Activity Introduction

Quick summary: In this activity, children understand that water can be fun to play with. Children recognise that Aboriginal and Torres Strait Islander kids play games with water.

This activity is designed to give you an understanding of how to embed Aboriginal and Torres Strait Islander perspectives into activities at your centre and to help you build your confidence in exploring this topic with children and families.

This activity forms part of the Caring For Country: Introductory Lessons and Themed Activities. It is recommended that you complete the Introductory Tuning in Lessons in this unit before sharing the Themed Activities with children.

Resources required:

  • Clear plastic bottle half-filled with water
  • Other materials depending on the activity:
    • Waterdrop – Two buckets of water, tape to mark a line, a plastic cup, space in the yard
    • Yiri – A bucket or tub of water, objects made from different materials that you are happy getting wet (such as sticks, leaves, stones, shells, toys, cutlery etc)
    • Taste test – Plastic cup for each child, three or four jugs of water, fruit/veg/herbs to flavour water (for example strawberries, slices of orange, or cucumber, or mint, considering any allergies children might have. You could also create one with a bush tucker flavour if you have access to native bush tucker plants).
EYLF Outcome Elaboration
Outcome 1: Children have a strong sense of identity 4. Children learn to interact in relation to others with care, empathy and respect
Outcome 2: Children are connected with and contribute to their world 2. Children respond to diversity with respect
Outcome 4: Children are confident and involved learners 1. Children develop dispositions for learning such as curiosity, cooperation, confidence, creativity, commitment, enthusiasm, persistence, imagination and reflexivity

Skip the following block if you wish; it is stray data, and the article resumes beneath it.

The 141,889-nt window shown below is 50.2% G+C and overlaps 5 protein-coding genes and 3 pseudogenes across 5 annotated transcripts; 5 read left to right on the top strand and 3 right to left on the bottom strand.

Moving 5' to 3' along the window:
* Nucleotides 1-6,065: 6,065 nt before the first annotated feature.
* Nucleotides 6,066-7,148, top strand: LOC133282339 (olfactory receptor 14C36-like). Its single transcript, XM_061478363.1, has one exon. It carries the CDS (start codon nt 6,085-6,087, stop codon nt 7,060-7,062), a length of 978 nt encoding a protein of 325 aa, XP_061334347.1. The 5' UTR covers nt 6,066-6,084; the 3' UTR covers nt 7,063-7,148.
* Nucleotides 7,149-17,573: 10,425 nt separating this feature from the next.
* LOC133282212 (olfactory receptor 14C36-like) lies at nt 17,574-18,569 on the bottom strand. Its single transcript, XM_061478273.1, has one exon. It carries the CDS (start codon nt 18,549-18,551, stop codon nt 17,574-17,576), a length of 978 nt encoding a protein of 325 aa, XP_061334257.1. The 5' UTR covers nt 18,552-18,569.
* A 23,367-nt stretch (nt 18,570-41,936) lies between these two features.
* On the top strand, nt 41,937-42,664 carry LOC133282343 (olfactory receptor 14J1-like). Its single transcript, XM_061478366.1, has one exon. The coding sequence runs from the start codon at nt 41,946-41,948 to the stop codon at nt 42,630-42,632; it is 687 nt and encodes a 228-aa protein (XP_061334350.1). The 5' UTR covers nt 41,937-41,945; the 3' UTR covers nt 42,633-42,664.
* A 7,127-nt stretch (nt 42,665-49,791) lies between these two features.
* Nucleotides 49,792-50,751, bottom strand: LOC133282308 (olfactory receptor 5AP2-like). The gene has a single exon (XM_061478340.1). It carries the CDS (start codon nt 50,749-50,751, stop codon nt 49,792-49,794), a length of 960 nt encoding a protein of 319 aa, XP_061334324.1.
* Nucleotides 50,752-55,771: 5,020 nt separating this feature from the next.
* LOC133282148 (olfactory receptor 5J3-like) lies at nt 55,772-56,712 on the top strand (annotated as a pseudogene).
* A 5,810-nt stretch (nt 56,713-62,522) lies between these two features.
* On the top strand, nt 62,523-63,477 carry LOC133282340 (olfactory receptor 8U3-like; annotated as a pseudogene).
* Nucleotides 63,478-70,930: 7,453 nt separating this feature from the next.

4. Children resource their own learning through connecting with people, place, technologies and natural and processed materials

 

This activity has been developed with the support of the Philipps Foundation and the Thyne Reid Foundation.

Worksheets

Teacher Worksheet

Background Information

Content information: The activities in this unit will help you to explore key aspects of Aboriginal and Torres Strait Islander histories and cultures. Exploring Aboriginal and Torres Strait Islander perspectives with your children will benefit both First Nations and non-Indigenous children.

For any Aboriginal and Torres Strait Islander children in your centre, exploring their culture plays a key role in their development, identity and self-esteem, and contributes to the overall well-being of the child.

For non-Indigenous children, embedding Aboriginal and Torres Strait Islander perspectives in their early education experiences is fundamental in creating inclusive and accepting attitudes, and positive race relations. These perspectives are also about celebrating different cultures and the uniqueness of individuals. It is enriching for children to experience the different perspectives and diverse human experiences other cultures can bring to the melting pot (sou

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